At a June Trump campaign event in St. Clairsville, Ohio, 62-year-old Brenda Johnson also railed against immigrants, and explained how much it upset her to hear them speak in other languages. “They should speak English in public,” she said. “It’s fine if they want to speak in their own language at home.”
Such attitudes, of course, are not new among voters, and Trump is certainly not the first Republican presidential candidate to use racially tinged language and identity politics.
That began in earnest in 1968, when Richard Nixon took advantage of Southern Democrats’ anger over President Lyndon Johnson’s 1964 Civil Rights Act to make inroads into the Deep South. While openly segregationist George Wallace ran a third-party campaign that year and won five of those states, Nixon’s use of the “Southern Strategy” led to what aide Kevin Phillips called “the beginning of a new Republican era” in his 1969 book The Emerging Republican Majority.
It was a dramatic reversal for a party that was founded to abolish slavery a century earlier, and which through the first half of the 20th century consistently supported civil rights laws for African-Americans. But from 1968 forward, Republican presidential candidates, to varying degrees, used phrases that appealed to working-class white voters who believed that Democrats were, at the expense of poorer white people, favoring blacks and other minorities.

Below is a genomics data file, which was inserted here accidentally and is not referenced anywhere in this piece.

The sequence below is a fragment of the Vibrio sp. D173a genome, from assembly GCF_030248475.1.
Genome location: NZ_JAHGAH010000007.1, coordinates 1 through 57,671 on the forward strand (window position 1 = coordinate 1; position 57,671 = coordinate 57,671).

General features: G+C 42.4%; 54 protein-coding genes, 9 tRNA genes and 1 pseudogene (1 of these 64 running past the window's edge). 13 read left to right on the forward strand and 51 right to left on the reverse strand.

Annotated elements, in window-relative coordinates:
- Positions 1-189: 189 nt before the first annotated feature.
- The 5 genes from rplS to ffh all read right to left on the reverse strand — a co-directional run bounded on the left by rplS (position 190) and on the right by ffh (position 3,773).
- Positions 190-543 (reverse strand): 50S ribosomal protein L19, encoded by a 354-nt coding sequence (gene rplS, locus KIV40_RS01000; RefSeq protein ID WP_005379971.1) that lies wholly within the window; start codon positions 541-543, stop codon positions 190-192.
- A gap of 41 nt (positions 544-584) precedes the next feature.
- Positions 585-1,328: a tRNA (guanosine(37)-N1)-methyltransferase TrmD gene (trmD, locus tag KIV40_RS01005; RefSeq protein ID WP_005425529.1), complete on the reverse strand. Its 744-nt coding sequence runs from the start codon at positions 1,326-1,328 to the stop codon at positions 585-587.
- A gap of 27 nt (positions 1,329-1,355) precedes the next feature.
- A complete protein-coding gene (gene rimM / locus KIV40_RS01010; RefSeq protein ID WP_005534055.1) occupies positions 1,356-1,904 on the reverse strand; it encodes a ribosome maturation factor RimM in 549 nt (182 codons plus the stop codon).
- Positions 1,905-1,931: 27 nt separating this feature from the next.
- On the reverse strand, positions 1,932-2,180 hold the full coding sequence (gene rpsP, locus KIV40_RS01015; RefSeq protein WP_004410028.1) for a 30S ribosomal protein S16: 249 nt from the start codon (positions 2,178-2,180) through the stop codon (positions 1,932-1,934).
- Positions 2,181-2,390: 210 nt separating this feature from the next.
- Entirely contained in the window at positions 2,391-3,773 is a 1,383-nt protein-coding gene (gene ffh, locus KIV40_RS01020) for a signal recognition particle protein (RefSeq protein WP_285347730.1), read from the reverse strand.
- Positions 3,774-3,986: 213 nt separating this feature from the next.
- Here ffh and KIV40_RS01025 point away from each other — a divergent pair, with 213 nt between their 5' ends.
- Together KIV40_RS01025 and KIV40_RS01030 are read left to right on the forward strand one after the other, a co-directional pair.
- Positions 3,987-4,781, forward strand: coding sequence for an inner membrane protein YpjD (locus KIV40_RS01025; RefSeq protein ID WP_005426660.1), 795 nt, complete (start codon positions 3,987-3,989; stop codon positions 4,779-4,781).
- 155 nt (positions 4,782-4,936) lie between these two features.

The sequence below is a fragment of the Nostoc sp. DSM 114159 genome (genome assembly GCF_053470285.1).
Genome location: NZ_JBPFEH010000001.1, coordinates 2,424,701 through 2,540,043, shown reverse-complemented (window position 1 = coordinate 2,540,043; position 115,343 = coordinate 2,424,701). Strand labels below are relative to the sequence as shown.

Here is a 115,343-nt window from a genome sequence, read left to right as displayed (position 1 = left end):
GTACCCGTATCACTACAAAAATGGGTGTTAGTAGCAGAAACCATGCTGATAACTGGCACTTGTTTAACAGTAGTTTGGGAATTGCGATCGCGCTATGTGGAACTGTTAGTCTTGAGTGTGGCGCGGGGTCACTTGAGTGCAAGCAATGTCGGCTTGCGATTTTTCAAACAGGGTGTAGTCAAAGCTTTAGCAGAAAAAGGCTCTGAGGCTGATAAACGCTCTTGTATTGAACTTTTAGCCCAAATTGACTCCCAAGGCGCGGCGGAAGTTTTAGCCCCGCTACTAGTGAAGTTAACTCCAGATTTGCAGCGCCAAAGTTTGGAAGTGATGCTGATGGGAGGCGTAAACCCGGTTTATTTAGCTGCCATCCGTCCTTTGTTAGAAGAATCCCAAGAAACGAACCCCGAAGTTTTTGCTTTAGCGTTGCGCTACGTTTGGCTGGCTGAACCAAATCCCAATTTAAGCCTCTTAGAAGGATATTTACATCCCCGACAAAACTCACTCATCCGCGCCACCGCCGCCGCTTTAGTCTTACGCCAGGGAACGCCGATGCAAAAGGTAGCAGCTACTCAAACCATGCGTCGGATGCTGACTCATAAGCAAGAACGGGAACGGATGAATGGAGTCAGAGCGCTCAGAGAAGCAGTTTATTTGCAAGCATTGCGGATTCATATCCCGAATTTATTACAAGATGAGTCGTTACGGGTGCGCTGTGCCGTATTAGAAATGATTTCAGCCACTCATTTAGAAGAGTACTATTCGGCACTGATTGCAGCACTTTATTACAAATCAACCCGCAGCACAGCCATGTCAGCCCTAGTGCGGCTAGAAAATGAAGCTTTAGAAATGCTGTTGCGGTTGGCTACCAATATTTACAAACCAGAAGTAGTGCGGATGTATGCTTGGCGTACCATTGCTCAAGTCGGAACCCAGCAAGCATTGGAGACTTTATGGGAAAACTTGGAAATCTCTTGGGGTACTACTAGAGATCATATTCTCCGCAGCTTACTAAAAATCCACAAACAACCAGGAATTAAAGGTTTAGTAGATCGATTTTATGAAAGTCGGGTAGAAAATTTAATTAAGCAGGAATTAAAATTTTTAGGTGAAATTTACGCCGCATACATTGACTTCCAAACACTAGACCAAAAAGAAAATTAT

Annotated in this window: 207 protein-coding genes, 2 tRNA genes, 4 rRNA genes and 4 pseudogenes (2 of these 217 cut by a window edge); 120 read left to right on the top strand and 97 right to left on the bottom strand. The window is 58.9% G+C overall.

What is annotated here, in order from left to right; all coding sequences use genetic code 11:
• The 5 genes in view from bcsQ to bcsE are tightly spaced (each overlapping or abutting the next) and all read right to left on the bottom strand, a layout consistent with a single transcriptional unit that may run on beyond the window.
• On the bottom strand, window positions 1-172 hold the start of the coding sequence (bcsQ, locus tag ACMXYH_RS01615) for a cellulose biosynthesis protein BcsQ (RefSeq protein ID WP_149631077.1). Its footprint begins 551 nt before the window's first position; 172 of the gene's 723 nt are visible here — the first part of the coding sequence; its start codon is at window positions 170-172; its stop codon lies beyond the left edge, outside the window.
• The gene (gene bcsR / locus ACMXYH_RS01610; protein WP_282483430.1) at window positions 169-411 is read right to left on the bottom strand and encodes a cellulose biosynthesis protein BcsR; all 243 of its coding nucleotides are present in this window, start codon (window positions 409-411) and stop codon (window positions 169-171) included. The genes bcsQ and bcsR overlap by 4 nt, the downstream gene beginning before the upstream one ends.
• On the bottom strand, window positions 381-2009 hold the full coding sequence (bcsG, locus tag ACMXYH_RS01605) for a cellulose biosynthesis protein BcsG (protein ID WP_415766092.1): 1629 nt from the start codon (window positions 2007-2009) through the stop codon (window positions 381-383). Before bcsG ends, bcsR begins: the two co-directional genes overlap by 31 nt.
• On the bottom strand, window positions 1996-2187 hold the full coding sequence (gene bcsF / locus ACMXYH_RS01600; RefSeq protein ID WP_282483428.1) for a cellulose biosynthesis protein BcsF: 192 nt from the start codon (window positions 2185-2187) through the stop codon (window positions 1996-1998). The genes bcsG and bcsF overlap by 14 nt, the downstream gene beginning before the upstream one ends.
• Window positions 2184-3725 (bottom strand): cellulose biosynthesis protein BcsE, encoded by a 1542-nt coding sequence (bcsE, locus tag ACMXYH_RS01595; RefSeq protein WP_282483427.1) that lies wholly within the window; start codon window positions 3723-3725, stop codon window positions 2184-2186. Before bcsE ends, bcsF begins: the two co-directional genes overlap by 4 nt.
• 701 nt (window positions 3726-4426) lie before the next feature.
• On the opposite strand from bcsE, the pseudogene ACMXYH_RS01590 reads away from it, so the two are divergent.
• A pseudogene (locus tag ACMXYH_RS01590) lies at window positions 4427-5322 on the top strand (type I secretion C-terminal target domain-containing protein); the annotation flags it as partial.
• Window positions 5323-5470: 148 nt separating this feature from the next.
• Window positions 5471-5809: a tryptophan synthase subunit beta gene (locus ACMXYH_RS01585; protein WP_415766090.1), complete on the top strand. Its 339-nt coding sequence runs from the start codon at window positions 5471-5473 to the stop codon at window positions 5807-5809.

Nixon’s appeal for “law and order,” Ronald Reagan’s story of the Cadillac-driving welfare mom, and George W. Bush’s refusal to condemn South Carolina’s display of the Confederate battle flag from atop its state capitol all spoke to a constituency that delivered Republicans the White House in every election between 1968 and 1988, with the exception of the post-Watergate election in 1976, when former Georgia Gov. Jimmy Carter won narrowly.